Numbers, Numbers, Numbers—ITINs, SSNs: What Can You Accept?

CFBF IT,
Posted: Jul 9, 2019 Updated: Jul 9, 2019

The FELS’ offices receive many calls from Newsletter subscribers and FELS clients and customers seeking clarification about the many different kinds of cards and numbers employees and potential employees present for purposes of identification, employment eligibility, and tax-reporting compliance.

Some of the more common questions and their answers:

  •  In the Form I-9 process, a newly hired employee showed me a Social Security Card whose number begins with 9. Is that a valid Social Security Number for the purpose of establishing employment eligibility verification? No, it is not. The Social Security Administration does not issue Social Security Cards beginning with the number 9. That means the card is probably fraudulent, perhaps bearing an authentic Individual Taxpayer Identification Number (ITIN) issued by the Internal Revenue Service. An ITIN always begins with 9. This card might have been created in the hope an employer such as you might not know this, would accept it as a List C document establishing employment authorization, and would then report to taxing authorities the employee’s earnings using the ITIN.
  •  On the IRS Form W-4 he submitted for income tax withholding allowances, an employee wrote for his Social Security Number a number that begins with 9. Should I accept it? No, you should not. Because it starts with 9, the number in question cannot be a Social Security Number. It might, however, be an Individual Tax Identification Number (ITIN). An ITIN is issued by the Internal Revenue Service to an individual who is not eligible to get a Social Security Number but who has non-wage income that must be reported to the IRS. An individual with an ITIN is not supposed to be employed in the U.S.; an employment-authorized individual should have a Social Security Number (and a Social Security Card).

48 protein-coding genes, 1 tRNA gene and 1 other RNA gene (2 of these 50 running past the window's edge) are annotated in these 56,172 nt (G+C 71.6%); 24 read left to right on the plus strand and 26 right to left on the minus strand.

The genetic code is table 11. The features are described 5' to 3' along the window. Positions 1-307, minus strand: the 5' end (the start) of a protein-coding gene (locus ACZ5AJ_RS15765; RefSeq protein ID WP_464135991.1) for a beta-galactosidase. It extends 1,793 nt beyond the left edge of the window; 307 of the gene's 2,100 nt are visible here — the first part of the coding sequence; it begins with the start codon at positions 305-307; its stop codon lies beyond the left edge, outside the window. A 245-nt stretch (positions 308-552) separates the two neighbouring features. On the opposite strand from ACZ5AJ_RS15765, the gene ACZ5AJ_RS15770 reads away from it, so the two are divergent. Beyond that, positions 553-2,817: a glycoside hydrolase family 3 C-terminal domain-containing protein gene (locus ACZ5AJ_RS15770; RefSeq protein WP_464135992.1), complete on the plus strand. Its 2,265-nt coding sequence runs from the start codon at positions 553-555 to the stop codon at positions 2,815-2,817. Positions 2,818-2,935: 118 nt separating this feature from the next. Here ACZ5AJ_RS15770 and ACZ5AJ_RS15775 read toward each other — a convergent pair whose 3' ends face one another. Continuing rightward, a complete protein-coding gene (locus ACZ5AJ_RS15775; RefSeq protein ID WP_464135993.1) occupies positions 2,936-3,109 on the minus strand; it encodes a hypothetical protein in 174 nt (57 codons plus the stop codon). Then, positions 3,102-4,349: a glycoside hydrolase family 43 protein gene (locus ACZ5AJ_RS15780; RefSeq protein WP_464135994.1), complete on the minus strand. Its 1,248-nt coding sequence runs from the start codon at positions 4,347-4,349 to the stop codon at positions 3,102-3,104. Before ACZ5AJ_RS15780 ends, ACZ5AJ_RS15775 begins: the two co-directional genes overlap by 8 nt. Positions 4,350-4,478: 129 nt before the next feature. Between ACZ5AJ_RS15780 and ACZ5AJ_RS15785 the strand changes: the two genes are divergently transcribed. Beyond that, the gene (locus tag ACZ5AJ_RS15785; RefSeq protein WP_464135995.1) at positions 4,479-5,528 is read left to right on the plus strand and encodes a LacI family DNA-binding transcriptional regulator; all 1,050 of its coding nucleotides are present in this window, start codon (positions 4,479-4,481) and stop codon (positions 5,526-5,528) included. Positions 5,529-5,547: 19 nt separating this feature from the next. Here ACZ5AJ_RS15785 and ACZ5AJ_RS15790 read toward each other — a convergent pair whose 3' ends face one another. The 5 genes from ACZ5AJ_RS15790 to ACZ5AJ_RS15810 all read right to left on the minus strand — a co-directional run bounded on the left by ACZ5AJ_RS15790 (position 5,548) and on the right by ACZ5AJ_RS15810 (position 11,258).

This situation may call into question the validity of the documentation the employee showed when you were verifying his employment eligibility on Form I-9. Agricultural employees often use a List A document such as a Permanent Resident Card—commonly called a Green Card—to establish identity and employment authorization. While not all Green Cards offered by agricultural employees are fraudulent, it is possible that if this individual is offering you either an ITIN or a non-conforming Social Security Number for payroll-tax compliance purposes, he may also have presented an invalid Green Card when you were verifying his identity and employment authorization in Section 2 of Form I-9 (remember, employment-authorized individuals are issued Social Security Cards to permit them to report their earnings.) And, of course, if the individual offered as a List C employment-eligibility document a putative Social Security Card whose number begins with 9, along with a driver’s license as a List B identity document, there is a clear problem with the validity of the Social Security Card used for that individual’s Form I-9.
  • An employee’s IRS Form W-4 shows for his Social Security Number a number he says is an ITIN that begins with 9. May I report his earnings with this number? No. Again, an ITIN is intended to enable people who are not employment authorized to report non-wage income to the IRS. An ITIN is not intended to report earned income. An individual authorized to be employed in the U.S. will be issued a Social Security Card.

What to do?

  •  Don’t ignore the situation: While it is not clear to what degree the IRS and Immigration and Customs Enforcement (ICE) share information, it is likely that ICE agents are aware of the types of payroll-tax reporting numbers that are available to individuals who are employment authorized, and to those who are not.
  •  Review Your Forms I-9: ICE might regard a Form I-9 of an employee lacking employment eligibility that shows as the List C document a Social Security Card with a number beginning with 9 as evidence that you had constructive knowledge of that lack. Confer promptly with counsel to decide how to proceed.
  • Look for Appropriate Additional Documentation: If the employee in question has offered a Social Security Card indicating it is valid only with an employment authorization, be sure you examine that employment-authorization documentation. If the employee can’t or won’t produce that documentation, that employee’s employment authorization is questionable.
  • Discharge an Employee Who Admits he is not Eligible to be Employed in the U.S.: An employee confronted with possibly fraudulent documents might admit he is not employment authorized. In this instance, you must fire that employee.

There are resources available to help you sort out what number is intended for what purpose:

As always, if you have questions about documents employees present, please call us at FELS at 800-753-9073 or email us at fels@fels.net; we’re here to help

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